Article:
On my work PC, I have a 160 GB drive (storage, not boot or O/S) that had two partitions. One was 30 GB at the beginning of the drive and the other was the remainder of the drive. Having had the best of luck with GParted, I decided to delete the smaller first partition using the Disk Management tool in WinXP (Pro SP3) and then boot onto my GParted CD and resize the second larger partition to the beginning of the drive.
Foolishly, I didn't take the time to do a full prior backup, falsely reasoning that it wasn't worth adding over 30 minutes to a 2 or 3 minute job. As luck would have it, less than a minute into the operation there was an interruption of the power to the drive, killing the operation. I was not able to retry or resume as there was now a very messed up MFT.
I already had GetDataBack for NTFS installed on the boot drive, so I started it up and found that there was a recoverable MFT on the drive, but it was only of the files that had been on the originally deleted partition. No MFT was available for the files Ihad intended to keep on the larger partition.
Fortunately, I have a backup of all the mission critical files for my work, but I had many personal files on the drive that had not been backed up. I know the data is intact, but I'm not sure if there's any way to get the long filenames back during the recovery process. If it can't be done, it would be such a daunting task to proper filenames put back on all those files (must be over 60,000 of them!) that I'd probably give up.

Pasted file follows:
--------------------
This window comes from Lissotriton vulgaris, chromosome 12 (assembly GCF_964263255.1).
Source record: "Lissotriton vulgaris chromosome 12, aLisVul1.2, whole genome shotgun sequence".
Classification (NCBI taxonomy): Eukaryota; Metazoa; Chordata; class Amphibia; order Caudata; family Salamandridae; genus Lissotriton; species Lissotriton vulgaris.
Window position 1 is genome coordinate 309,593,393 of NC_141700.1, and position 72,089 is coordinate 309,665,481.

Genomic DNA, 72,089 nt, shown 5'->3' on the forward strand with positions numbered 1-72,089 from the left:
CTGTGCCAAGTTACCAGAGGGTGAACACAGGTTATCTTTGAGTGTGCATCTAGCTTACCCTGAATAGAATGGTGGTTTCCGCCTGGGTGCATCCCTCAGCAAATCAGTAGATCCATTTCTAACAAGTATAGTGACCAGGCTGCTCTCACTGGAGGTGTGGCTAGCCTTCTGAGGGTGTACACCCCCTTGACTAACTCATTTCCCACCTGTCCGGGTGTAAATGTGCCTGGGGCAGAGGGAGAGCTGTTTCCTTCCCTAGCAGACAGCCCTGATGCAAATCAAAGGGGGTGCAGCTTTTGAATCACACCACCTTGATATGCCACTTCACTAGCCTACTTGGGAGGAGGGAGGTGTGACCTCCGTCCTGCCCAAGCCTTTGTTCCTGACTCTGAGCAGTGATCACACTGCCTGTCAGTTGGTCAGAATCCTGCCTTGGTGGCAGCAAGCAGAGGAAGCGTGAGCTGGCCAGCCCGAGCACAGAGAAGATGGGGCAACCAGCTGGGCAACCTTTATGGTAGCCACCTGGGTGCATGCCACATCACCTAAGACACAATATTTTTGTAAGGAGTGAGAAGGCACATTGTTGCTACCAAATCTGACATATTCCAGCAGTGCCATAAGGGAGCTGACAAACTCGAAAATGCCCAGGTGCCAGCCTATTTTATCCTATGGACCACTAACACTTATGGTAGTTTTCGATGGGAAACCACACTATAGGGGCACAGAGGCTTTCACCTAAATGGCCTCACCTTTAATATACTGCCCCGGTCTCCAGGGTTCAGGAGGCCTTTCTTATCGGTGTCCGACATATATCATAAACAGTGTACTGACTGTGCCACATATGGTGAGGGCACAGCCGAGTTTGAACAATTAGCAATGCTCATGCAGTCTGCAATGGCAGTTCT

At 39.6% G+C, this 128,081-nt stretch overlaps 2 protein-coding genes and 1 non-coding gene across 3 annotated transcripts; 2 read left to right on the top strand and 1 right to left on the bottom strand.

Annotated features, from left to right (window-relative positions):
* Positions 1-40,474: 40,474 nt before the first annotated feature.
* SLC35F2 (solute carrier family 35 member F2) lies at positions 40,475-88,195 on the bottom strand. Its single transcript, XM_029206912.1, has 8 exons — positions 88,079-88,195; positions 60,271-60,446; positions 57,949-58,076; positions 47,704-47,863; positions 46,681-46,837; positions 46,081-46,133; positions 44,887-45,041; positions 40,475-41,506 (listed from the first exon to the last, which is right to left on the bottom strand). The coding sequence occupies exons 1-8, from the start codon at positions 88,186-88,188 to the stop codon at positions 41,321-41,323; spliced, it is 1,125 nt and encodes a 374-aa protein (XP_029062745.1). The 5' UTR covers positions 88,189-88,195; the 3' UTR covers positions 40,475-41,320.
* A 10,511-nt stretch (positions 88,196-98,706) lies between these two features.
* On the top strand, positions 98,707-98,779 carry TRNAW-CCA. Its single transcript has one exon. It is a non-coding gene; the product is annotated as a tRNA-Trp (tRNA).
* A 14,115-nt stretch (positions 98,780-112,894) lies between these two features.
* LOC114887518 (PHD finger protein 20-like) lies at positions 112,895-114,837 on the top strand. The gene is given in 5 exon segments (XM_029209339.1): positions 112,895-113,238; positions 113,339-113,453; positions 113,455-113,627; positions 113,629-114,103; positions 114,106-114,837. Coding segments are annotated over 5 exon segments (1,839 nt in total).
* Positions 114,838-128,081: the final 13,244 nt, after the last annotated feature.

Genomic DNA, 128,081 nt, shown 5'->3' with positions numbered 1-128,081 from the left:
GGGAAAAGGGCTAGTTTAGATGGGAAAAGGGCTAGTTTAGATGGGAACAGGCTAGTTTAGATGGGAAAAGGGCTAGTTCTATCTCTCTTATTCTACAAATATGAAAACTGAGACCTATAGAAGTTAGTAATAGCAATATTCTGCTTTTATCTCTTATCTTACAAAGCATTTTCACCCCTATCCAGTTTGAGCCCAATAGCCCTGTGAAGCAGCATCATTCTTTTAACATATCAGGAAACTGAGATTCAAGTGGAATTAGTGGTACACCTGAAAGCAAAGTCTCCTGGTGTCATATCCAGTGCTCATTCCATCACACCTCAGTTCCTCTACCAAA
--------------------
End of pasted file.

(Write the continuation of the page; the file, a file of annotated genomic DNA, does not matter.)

Can anyone advise me on what my possibilities are? Can I get those files back with their original names properly associated?
You can try one of the many free hard drive utilities that are out there. They don't rely on partitions to read files. I had good luck with, I believe it was, pc inspector getting files back from a corrupted partition drive.
I am happy to report that I recovered all my data, along with the long filenames and the full directory structure. Thanks to GetDataBack for NTFS!
It turns out that when I initially went into the recovery routine, I selected a route that invoked the "raw file recovery" mode. Apparently, I was unaware that this method would bypass attempts to rebuild an MFT. When the fine support people at Runtime Software requested a step 3 snapshot, I had to start over and chose the default route. This is where I first saw long filenames fly by in the scanning process and I realized I may have a shot at this. In the end, the complete directory structure and all the files were found. I was able to recover them 100% to another drive, and everything is now now where they were intended to be.